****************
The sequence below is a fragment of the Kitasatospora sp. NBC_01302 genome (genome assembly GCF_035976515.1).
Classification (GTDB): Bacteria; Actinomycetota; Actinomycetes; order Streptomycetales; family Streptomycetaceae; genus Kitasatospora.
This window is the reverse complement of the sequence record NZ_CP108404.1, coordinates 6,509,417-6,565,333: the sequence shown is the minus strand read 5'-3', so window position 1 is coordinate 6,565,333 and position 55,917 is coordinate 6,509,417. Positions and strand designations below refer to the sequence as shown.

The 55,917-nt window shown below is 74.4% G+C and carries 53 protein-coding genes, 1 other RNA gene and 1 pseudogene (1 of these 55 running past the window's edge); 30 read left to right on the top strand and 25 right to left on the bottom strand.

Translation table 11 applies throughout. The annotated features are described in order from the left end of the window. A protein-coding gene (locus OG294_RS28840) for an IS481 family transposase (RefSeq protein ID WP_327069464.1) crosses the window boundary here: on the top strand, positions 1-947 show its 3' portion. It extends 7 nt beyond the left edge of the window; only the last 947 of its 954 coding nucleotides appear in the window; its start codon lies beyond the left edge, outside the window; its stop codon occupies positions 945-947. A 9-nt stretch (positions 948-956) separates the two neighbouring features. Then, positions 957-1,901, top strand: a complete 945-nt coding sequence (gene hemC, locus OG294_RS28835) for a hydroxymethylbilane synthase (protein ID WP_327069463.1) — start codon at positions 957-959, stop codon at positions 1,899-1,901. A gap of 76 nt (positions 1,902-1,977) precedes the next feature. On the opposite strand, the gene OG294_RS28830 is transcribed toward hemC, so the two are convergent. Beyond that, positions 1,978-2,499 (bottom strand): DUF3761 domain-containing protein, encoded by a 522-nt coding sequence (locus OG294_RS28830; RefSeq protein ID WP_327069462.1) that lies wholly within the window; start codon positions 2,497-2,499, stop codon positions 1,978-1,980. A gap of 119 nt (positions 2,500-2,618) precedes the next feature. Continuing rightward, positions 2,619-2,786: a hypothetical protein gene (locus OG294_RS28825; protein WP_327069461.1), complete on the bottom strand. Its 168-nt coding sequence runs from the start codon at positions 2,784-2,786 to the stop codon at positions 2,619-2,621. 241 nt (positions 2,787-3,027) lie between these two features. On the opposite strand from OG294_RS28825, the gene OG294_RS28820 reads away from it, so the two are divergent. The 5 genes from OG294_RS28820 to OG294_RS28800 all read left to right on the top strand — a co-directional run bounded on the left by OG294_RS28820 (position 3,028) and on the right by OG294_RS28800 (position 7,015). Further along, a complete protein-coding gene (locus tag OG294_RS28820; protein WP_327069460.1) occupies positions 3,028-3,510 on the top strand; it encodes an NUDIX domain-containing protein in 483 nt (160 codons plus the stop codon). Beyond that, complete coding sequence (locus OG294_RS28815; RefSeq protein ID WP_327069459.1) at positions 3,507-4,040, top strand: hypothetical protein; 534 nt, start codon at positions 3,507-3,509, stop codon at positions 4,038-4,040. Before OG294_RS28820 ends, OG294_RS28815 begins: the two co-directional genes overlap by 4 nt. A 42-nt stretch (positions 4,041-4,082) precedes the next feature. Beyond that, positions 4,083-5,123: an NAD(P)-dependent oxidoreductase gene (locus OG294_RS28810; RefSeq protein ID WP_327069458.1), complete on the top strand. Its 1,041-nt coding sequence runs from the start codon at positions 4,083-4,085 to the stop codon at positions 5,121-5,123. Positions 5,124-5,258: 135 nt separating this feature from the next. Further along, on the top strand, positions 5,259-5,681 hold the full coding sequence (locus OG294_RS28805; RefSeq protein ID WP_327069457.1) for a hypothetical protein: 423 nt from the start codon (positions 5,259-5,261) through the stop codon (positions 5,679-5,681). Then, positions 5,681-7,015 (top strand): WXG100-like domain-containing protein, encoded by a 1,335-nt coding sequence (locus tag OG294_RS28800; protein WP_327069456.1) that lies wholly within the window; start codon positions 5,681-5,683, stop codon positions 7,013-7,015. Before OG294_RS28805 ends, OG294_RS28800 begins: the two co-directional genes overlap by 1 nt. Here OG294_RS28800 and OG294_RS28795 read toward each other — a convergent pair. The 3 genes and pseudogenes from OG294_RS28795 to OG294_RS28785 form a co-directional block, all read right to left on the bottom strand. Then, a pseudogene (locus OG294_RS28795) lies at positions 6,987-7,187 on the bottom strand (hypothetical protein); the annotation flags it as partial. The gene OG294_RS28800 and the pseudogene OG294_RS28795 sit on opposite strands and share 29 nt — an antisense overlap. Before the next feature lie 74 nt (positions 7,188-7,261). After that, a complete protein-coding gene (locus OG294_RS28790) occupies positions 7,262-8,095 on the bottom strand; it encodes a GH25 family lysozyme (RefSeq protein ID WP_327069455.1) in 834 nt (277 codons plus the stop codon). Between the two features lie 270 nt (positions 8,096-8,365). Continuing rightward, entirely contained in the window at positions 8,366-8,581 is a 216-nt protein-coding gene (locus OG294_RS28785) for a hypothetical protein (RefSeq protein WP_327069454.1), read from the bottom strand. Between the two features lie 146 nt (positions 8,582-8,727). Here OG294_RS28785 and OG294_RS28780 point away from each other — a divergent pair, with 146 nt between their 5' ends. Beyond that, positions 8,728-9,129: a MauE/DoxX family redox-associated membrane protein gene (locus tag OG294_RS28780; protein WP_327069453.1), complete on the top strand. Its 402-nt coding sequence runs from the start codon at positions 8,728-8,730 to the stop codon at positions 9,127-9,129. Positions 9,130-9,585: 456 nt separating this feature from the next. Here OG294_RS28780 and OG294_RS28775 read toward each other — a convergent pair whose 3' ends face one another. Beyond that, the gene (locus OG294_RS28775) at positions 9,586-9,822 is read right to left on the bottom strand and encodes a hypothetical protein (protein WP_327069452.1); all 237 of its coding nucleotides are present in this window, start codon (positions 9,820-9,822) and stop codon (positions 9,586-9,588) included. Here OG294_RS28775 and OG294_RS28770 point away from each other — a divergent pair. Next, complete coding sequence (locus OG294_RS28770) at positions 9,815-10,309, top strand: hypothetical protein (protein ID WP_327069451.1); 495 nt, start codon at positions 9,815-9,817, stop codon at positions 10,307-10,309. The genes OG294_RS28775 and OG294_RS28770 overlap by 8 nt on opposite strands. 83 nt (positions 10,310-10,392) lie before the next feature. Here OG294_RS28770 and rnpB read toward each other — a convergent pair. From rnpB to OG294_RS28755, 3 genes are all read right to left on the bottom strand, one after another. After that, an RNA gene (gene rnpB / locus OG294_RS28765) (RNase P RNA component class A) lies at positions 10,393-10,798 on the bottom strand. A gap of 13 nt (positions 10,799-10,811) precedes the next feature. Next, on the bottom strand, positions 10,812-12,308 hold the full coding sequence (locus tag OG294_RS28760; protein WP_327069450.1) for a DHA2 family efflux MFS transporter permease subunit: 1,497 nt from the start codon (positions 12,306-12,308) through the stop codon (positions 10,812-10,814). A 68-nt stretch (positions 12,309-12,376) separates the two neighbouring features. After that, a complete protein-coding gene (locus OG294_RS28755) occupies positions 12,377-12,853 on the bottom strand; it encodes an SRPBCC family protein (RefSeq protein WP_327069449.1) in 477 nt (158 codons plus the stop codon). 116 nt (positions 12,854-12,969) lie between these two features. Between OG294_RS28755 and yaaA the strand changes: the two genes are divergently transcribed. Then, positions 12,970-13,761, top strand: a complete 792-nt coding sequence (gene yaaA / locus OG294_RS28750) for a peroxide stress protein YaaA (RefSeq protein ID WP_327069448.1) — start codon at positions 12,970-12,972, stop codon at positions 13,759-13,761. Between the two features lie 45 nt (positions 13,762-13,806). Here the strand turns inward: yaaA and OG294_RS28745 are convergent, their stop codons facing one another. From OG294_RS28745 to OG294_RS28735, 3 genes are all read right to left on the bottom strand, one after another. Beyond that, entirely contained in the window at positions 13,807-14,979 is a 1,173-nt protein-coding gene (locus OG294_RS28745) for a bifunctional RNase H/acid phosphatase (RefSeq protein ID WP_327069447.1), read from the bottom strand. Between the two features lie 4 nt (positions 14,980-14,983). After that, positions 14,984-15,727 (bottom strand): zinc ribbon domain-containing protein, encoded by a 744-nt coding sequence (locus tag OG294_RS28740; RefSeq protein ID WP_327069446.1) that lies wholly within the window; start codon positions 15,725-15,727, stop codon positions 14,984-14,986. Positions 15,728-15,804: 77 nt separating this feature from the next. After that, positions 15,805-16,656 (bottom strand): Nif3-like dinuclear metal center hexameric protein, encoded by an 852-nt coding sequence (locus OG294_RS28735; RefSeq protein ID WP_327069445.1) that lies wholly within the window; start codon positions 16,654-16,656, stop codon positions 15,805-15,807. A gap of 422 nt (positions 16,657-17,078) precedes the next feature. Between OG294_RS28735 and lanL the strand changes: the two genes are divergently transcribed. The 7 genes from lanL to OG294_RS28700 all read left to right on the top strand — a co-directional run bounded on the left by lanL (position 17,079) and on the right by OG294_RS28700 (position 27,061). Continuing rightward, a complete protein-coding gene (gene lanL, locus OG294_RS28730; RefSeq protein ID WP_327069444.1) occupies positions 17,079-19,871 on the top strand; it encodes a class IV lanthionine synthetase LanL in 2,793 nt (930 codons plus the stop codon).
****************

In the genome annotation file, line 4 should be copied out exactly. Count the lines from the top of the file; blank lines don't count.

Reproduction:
The 55,917-nt window shown below is 74.4% G+C and carries 53 protein-coding genes, 1 other RNA gene and 1 pseudogene (1 of these 55 running past the window's edge); 30 read left to right on the top strand and 25 right to left on the bottom strand.